The Story of a Generation

In a time when Americans were deeply divided on everything from traditional societal structures to foreign wars, three days of peace and music seemed to be exactly what the world needed.

Woodstock Festival in 1969

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Woodstock Music & Art Fair

On August 15, one of the most celebrated music festivals in history took place in a field in Bethel, NY. What followed was beyond anything anyone could have predicted. The cultural phenomenon no one foresaw transformed an ordinary field into a historic landmark where legendary performers played to more than 450,000 people. Unimaginable mud and unforgettable moments transformed Woodstock Music and Art Fair into a cultural rallying cry for an entire generation.

Think you know the story? Get ready for your visit to The Museum at Bethel Woods with these Festival Facts.

Woodstock Festival Facts

  • The Woodstock Festival wasn’t held in Woodstock. Woodstock Ventures, the organizers of the festival, had wanted to hold the festival in their company’s namesake village, but couldn’t find an available location large enough for the anticipated 100,000 people. They leased some land at an industrial park near Middletown, New York (in the town of Wallkill), secured the required permits, and began advertising the festival. With only a month to go before the August 15 festival start date, the permits were revoked, and Woodstock Ventures was forced to find another location. They were shown an alfalfa field with a natural amphitheater shape in the town of Bethel, and they quickly negotiated with the owner, Max Yasgur, to have their festival there. In one month, the promoters got the word out about the venue change, issued new posters and advertising, and constructed the festival site from scratch.
  • The communities around Sullivan County, especially Bethel, were not prepared for the crowds that began arriving. By Thursday, August 14, the roads and fields around the festival site were an enormous traffic jam.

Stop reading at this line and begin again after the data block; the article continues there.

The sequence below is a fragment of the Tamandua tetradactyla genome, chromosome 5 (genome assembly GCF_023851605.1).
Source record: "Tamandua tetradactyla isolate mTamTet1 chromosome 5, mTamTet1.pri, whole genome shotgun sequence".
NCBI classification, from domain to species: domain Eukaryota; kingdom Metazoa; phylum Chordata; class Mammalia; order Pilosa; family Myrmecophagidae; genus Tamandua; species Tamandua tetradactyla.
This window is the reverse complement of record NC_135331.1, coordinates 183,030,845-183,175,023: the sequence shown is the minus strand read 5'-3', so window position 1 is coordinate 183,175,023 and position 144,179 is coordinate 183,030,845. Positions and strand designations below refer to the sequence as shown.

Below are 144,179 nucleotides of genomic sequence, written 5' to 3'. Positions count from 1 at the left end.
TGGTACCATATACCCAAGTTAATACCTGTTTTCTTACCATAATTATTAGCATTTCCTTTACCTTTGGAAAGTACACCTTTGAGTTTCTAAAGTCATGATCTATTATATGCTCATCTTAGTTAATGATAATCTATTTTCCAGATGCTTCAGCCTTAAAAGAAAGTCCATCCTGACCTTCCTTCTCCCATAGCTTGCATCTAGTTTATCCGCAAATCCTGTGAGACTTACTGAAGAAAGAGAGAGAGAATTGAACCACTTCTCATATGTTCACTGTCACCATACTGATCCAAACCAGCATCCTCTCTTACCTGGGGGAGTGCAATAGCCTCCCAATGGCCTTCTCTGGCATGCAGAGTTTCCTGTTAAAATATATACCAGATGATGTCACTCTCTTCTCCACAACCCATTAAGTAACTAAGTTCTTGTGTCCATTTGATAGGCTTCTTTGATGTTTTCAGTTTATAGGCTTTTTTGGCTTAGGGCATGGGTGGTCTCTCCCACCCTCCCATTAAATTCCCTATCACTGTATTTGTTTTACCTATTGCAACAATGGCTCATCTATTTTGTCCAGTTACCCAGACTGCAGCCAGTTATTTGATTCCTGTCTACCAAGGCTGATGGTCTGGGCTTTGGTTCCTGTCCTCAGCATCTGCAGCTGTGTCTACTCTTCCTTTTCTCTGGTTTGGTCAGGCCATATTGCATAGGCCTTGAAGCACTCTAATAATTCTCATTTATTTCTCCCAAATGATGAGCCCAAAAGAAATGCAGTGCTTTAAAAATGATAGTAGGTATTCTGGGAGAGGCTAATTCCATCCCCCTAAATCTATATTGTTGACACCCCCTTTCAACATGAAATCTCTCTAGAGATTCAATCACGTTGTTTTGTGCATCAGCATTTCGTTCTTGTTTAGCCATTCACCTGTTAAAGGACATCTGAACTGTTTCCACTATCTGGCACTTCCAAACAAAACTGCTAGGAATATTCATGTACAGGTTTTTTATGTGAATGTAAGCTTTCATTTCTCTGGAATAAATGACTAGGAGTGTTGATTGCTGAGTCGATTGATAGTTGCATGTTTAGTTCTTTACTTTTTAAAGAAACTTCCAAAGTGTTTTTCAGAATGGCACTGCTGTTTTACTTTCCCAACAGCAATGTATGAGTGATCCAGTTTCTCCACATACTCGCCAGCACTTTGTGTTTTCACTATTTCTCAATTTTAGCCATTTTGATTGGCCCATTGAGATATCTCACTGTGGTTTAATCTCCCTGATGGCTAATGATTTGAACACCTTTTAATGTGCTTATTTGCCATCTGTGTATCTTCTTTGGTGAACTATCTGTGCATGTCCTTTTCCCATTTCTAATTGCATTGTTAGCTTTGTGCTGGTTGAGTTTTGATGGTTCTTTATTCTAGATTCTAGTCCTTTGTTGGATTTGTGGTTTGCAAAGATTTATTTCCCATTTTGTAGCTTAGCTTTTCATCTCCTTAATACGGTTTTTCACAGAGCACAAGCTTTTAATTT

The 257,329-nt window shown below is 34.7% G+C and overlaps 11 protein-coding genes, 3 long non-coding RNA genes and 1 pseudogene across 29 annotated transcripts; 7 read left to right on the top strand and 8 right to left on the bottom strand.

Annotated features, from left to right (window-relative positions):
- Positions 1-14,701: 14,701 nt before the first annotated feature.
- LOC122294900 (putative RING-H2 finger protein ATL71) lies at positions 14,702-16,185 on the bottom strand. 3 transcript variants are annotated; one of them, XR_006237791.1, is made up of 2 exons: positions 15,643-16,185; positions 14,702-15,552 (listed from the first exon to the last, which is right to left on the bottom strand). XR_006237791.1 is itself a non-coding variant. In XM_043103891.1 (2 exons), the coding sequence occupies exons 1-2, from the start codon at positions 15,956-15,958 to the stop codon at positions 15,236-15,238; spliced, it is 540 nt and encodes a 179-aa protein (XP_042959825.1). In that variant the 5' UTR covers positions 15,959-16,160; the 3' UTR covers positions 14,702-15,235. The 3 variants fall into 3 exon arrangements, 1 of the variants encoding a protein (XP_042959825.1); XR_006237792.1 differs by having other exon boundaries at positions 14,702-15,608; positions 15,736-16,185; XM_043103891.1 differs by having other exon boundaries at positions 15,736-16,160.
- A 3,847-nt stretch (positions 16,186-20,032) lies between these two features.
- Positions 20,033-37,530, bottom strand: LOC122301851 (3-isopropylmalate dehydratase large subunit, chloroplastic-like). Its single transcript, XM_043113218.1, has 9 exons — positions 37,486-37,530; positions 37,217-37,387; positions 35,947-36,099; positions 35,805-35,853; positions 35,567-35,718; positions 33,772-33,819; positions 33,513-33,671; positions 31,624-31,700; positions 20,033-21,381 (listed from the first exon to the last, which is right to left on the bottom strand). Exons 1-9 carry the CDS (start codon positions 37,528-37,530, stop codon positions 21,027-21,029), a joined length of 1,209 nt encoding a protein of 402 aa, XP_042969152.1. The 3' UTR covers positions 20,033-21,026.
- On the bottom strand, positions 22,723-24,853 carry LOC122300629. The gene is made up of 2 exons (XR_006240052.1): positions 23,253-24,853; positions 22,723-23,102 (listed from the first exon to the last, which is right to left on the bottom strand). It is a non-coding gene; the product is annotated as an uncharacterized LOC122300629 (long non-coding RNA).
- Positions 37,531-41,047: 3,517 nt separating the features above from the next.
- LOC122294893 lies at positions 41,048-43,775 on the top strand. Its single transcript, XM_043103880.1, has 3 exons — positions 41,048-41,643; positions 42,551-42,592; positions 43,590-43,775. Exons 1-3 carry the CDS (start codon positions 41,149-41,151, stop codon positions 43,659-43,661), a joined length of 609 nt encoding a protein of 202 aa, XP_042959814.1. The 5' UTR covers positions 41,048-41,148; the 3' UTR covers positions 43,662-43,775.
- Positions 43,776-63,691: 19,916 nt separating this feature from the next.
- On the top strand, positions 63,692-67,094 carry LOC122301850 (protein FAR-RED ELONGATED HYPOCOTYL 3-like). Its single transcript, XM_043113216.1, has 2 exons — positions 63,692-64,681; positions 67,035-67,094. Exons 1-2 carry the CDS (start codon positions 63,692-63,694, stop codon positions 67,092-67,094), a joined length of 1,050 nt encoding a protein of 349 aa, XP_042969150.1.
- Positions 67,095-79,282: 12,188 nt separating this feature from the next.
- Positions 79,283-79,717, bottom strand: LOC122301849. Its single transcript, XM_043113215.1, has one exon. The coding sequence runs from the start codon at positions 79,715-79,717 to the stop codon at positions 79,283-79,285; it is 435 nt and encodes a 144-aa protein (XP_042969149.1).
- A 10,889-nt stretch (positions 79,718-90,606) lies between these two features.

• The festival officially began just after 5 pm on Friday, August 15, 1969, going until 2 am the next morning.
  • On Saturday, August 16, the festival began at noon and ended after The Who played a 24-song set that started at 3 am.
  • Jimi Hendrix played what many consider to be the festival highlight, on Monday, August 18, when only 35,000 people—a small fraction of the crowd—remained.
  • Some residents did not embrace the crowds, yet others welcomed the visitors, supplying them with free food and water when it was apparent that Food For Love, the festival concessionaire, was not prepared to feed the massive crowd that gathered. The Hog Farm commune of New Mexico, hired to build a campsite on the grounds for attendees, opened the Free Kitchen serving macrobiotic, vegetarian meals.
  • First aid at the festival was provided by the Woodstock medical crew in a field hospital located near the stage. The team tended minor accidents, food poisoning, and an epidemic of cut feet since so many were going barefoot.
  • A “freak-out tent” was established for those suffering bad trips.
  • There have been no credible claims of anyone actually born at the festival, despite stage announcements that are heard in the Woodstock film and its soundtrack album. Evidence suggests that one baby was born en-route to the festival and a second baby was born at a local hospital after its mother was airlifted out of the festival. According to popular tradition, countless children were conceived at the festival.

Alumni Registry

Were you at the Woodstock festival? Share your story in the Woodstock Alumni Registry and help the Museum build the definitive record of the defining moment of the 1960s. Registry alums will also receive information from time to time about special events and networking opportunities designed especially for them.

The information you provide will become part of the permanent museum archive and will be a useful research tool for visitors and scholars to learn more about the festival and its participants and enrich our understanding of the festival and its impact.

Future plans for the Registry include a viewable/searchable database (with all personal identifying information securely hidden).